Peregrine

Having just finished All the Birds in the Sky, I feel like this should be a more momentous occasion. Especially—Spoiler Alert—after that last scene.

“You are,” the Tree said, “like me.”

“A distributed consciousness, yes,” Peregrine said. “Although your network is much larger and vastly more chaotic than mine. This may require…a rather ambitious firmware update. Stay tune.” The screen went dark.

Through this ending, Anders draws attention to the similarities between technology and magic. Both having a sort of network, one connected by magic, the other connected by internet. This shows how dissimilar the two societies communicate, and yet, it shows how alike they are, both working in the same way. By understanding how this book crosses genres, using fantasy and scifi elements, you can better understand how scientists can be religious and religiously devoted to their studies, how people can be devoted to explain the explainable and, at the same time, accept the unexplainable.

And yet, it was so slap in your face, so obvious, that I find a hard time being attached to this ending. Imagining a piece of technology attached to a tree? It was practically waving the theme in your face. And I found it hard to accept, especially since this if the first time of technology attaching to nature in the book. I would rather accept Peregrine—the know-it-all tablet and AI baby of witch Patricia and scientist Laurence—as the savior of humanity instead. Maybe since he’s already a cross breed?

I also didn’t really like how the timeline took these awkward jumps forward.

He would be doubting his relationship aloud with Serafina…

“This is weirding me out. I mean, I feel like our communication has sucked for, I don’t know, a month or so…”

“So…I’m not on probation then?”

…”I guess you are now.” (138)

And then all the sudden they’re on the equivalent of a ‘probation.’ How does one follow that logic? Maybe I’m just too easy going, but surely when someone voices their own doubts, you don’t punish them for it? Isn’t that a betrayal of trust and communication?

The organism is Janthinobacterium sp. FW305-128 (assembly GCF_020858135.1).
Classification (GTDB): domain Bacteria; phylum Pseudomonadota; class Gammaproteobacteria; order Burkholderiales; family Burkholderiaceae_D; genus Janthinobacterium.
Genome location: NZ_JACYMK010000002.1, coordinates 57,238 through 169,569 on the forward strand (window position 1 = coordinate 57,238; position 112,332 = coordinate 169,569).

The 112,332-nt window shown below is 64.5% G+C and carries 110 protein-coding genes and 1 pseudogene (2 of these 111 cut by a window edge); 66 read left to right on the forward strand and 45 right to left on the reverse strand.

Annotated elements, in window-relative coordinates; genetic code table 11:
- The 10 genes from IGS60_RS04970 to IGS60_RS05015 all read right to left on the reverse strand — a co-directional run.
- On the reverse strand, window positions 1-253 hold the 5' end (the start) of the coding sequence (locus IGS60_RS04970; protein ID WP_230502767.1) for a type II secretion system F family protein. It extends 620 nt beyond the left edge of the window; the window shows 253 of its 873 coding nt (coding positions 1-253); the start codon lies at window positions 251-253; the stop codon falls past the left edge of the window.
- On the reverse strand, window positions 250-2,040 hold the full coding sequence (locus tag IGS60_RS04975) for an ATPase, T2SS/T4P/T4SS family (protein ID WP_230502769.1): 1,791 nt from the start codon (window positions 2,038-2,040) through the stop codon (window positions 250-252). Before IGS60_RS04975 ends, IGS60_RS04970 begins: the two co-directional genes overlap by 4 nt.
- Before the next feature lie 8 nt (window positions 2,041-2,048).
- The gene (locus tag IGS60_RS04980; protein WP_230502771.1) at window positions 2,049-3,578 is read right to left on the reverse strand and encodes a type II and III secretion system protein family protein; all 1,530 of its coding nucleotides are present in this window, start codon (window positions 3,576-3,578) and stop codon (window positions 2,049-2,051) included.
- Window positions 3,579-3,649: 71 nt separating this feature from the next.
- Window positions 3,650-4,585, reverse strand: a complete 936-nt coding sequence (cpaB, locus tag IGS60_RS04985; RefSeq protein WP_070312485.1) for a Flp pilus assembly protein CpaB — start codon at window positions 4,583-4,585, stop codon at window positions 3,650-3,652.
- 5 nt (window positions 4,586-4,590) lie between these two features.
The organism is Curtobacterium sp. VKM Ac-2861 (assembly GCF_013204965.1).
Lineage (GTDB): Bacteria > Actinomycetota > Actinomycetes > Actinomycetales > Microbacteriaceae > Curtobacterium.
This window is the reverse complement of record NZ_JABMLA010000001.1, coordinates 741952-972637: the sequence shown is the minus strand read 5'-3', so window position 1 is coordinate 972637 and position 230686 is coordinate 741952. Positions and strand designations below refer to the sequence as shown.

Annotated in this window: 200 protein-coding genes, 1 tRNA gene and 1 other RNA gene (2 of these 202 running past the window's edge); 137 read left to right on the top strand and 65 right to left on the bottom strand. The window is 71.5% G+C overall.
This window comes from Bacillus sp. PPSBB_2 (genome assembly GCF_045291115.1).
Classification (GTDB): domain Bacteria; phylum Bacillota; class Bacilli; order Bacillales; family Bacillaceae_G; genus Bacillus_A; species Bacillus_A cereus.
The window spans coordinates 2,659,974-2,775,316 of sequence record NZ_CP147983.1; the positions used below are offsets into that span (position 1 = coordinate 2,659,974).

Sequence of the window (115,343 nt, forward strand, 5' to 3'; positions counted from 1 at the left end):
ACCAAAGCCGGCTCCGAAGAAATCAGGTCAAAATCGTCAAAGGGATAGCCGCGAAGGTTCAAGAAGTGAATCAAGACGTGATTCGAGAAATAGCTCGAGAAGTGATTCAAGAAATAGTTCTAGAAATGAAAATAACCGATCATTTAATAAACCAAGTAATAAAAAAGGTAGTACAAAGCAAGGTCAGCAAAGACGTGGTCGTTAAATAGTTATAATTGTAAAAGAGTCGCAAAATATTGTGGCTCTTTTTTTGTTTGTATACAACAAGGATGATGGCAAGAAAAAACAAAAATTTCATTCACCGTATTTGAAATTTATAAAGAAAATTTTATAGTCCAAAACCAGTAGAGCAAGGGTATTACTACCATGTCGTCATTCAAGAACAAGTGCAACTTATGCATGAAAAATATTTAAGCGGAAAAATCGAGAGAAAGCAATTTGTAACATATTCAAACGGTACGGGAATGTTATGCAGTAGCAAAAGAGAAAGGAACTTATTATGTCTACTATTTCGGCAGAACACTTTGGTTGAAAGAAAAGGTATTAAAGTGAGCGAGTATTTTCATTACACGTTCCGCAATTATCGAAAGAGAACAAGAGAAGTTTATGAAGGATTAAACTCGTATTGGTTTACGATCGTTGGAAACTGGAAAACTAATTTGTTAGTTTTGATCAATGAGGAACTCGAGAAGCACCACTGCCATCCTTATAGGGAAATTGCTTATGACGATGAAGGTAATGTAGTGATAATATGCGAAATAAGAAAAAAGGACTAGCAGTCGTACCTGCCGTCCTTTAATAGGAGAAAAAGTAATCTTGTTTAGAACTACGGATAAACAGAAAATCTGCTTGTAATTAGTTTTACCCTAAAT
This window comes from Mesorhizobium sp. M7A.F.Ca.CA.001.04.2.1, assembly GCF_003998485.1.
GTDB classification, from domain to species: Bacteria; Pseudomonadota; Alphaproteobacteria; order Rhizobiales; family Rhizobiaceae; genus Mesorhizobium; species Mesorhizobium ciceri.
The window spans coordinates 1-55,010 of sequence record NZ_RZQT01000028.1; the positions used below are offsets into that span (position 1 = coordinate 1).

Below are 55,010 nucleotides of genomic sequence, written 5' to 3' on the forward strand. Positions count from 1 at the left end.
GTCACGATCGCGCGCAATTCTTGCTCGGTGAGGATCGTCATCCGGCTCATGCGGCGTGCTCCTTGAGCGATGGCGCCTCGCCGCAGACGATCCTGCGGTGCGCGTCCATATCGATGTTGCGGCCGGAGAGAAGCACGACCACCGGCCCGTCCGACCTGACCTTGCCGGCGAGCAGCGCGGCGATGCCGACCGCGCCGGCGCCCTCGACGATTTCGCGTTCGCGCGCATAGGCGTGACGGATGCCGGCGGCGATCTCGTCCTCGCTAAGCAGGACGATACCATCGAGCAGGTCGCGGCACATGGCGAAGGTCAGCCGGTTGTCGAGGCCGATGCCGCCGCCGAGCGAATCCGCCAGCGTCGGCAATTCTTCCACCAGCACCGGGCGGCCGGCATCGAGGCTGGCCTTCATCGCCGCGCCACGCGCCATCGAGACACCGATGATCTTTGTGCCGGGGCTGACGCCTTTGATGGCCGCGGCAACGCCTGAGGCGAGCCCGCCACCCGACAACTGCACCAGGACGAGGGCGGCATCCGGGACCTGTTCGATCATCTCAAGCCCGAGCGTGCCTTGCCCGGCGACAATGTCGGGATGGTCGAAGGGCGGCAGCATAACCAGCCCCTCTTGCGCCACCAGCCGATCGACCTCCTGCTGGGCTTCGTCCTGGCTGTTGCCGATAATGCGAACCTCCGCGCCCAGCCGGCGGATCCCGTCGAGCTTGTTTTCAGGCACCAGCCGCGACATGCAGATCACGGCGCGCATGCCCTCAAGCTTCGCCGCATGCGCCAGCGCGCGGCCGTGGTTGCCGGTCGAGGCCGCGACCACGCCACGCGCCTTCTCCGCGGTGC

Then, we would go from Laurence dating Serafina…

But this was someone he’d known half his life, with whom he had this whole labyrinthine history. He could not screw this up. Plus Patricia might be used to crazy magic sex. (218)

To him and Patricia getting down and dirty. Isn’t that third base? They hadn’t even made it to one. And what happened to Laurence dating Serafina? I wanted some closure (or at least explanation) of what happened to the first relationship before he moved with a new one.

Overall, these were only minor hiccups to the story. Still disturbing—jolting you out of the story when you least expect it—but it’s not anything super bad. In this case, it was outweighed by the positives: creating realistic characters.

Truth was, Laurence only half paid attention to the amazing sight of these bright tropical birds devouring flowers, because he kept trying to wrap his mind around the fact that he had nearly erased a human being from existence…Plus when he tried to sleep, his heart did a circus drumroll as he remembered Priya’s mouth opening and closing.

Even now, sitting with Patricia on a rough horse blanket on the grass, Laurence kept bracing himself for her to say something—she knew full well what had happened to Priya, maybe even better than Laurence did, and she hadn’t said one judgmental word about it yet. She was probably just waiting for the right moment. (207).

What I particularly like about these paragraphs is that it shows how guilty Laurence feels for what he did, and yet not once does it say, ‘He felt guilty.’ Instead, Anders shows us how guilty he feels: re-imagining Priya in pain, going over the scene again and again; imagining he’s going to get punished, expecting that punishment. These are all the signs of a child who knows they committed an immoral act. And it was sooo much stronger than saying, ‘He felt guilty.’ I definitely want to practice this skill more because this is what made this book special for me. The emotions are so intense!

Anders, Charlie Jane. All the Birds in the Sky. New York, NY: Tor, 2016. Print.

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